Question: At major airports, you will often see varied types of approach lights. Most burn steadily, some flash. On approach to some larger runways, you might see a rapidly moving sequence of lights, similar in effect to the optical illusion of an old fashioned movie marquee. The common term for this is the ‘rabbit’. And those lights move FAST! Just how fast ARE those sequenced flashing lights moving, anyway?
- about 400 knots
- faster than ANY airplane will ever travel, down this low! The speed is about 1600 knots.
- Faster still: anywhere between 1.4 and 2.4 nautical miles per SECOND!
- Warp 3
The answer is number 3. They fire based on a standard 60 Hz cycle. Anywhere from 5 to 21 lights are arranged in a row over a 2400 to (sometimes) 3000 foot distance, firing in sequence from the outer-most to the inner-most fixture. In the ALSF mode, they fire every at every cycle of the 60 Hz line–in the SSALR mode, every other flasher fires on every other cycle. The speed ranges between about 8500 to 9600 fps in the ALSF mode to 11,250 to 14,400 fps in SSALR mode. Though in general, the sequence occurs twice a second, there’s a ‘rest time’ for old Bugs in there, and the actual speed of the rabbit is much faster. (You can see some specs here: http://www.sas.siemens.com/images/manual%20pdf/96a0106.pdf. YOU do the math!) Note: This is for the USA only! Transport Canada systems differ from those in the US.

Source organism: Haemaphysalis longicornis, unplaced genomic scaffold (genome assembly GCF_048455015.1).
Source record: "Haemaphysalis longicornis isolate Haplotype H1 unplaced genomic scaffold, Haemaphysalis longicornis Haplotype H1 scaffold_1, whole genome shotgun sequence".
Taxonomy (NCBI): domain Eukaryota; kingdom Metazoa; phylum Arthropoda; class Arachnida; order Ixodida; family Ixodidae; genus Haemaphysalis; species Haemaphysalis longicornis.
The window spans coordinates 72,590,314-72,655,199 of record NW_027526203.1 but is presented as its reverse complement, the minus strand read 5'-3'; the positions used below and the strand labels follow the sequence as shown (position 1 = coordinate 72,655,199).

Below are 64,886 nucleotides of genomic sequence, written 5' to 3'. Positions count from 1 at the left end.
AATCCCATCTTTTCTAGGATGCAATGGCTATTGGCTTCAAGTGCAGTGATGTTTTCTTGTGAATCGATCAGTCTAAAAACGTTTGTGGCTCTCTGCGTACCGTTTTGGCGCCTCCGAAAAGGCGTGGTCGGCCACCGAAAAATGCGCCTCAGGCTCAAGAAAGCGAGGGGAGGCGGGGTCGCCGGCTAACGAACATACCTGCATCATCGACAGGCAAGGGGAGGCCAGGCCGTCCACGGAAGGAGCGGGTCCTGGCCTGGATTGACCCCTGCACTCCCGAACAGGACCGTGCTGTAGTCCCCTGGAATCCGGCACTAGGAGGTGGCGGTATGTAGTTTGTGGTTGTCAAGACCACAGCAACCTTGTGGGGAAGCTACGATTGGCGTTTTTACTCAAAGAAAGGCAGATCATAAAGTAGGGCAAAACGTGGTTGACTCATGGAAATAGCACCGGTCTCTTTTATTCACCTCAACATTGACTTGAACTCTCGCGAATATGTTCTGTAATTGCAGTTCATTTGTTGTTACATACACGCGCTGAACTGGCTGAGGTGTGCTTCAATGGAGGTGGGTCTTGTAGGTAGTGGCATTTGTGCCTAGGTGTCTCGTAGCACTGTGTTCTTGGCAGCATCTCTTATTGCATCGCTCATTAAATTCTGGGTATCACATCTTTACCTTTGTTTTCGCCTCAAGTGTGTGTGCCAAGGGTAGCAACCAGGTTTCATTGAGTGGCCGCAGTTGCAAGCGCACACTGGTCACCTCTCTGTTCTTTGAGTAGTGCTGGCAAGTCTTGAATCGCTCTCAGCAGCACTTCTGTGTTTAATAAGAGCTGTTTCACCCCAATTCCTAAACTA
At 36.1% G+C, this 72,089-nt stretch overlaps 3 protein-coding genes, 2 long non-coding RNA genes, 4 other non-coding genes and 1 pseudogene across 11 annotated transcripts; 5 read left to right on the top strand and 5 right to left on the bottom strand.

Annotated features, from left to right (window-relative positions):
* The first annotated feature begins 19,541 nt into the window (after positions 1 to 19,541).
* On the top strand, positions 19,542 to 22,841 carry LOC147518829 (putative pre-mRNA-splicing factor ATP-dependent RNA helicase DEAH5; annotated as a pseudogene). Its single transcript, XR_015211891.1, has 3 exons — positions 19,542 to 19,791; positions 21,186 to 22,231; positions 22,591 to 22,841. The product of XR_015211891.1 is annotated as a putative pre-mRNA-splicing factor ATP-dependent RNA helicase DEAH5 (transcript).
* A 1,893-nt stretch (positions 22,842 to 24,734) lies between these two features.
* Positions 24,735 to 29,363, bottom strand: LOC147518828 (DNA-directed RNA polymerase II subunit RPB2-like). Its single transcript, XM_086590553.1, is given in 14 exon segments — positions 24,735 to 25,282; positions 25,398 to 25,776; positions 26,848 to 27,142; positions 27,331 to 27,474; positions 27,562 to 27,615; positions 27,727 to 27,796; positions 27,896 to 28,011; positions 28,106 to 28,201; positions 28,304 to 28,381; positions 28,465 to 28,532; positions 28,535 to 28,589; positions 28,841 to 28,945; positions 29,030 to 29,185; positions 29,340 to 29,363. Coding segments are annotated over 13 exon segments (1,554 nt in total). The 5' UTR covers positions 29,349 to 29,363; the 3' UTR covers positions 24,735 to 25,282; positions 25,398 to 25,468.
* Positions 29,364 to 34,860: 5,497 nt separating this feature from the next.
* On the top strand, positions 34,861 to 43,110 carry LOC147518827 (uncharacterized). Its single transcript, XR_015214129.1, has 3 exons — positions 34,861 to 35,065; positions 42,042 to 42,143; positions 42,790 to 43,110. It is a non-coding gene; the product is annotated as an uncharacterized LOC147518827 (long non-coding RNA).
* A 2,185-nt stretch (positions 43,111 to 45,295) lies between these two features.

Subject: Spin History
Question: Who was the first person to ‘figure out’ how to get out of a spin?
- Wilbur Wright, 1912
- Lt. Wilfred Parke, Royal Navy, 1912
- Frederick A. Lindemann, 1914
- Waldo Pepper, 1923
The answer is number 2. Choice 3 is close, as Lindemann was more of a theoretician (and he was a scientific advisor to Winston Churchill in later years, as well as a viscount). However, Parke WAS first (see Curve Ball for the Kaiser: The Unsung Spin Doctor). He enjoyed this distinction for all of two months, however, before he died trying to return to the runway after a low-altitude engine failure. (See? Slay one dragon, get clobbered by another…)
Subject: Gee Whiz
Question: How can you make a turn in an airplane without increasing the vertical g-load beyond 1.0?
- The only way is to make a ‘great circle’ turn. That means straight and level flight, where the turn radius becomes one quarter of the earth’s circumference (though not as some books might say, ‘infinite’).
- using rudder inputs only (and enough opposite aileron to counter any induced roll)
- in a descending turn, where the rate of descent is slowly increasing
- It isn’t possible.
Allowable answers are number 1, 2, and 3. (I’ll be willing to bet that you know several more…)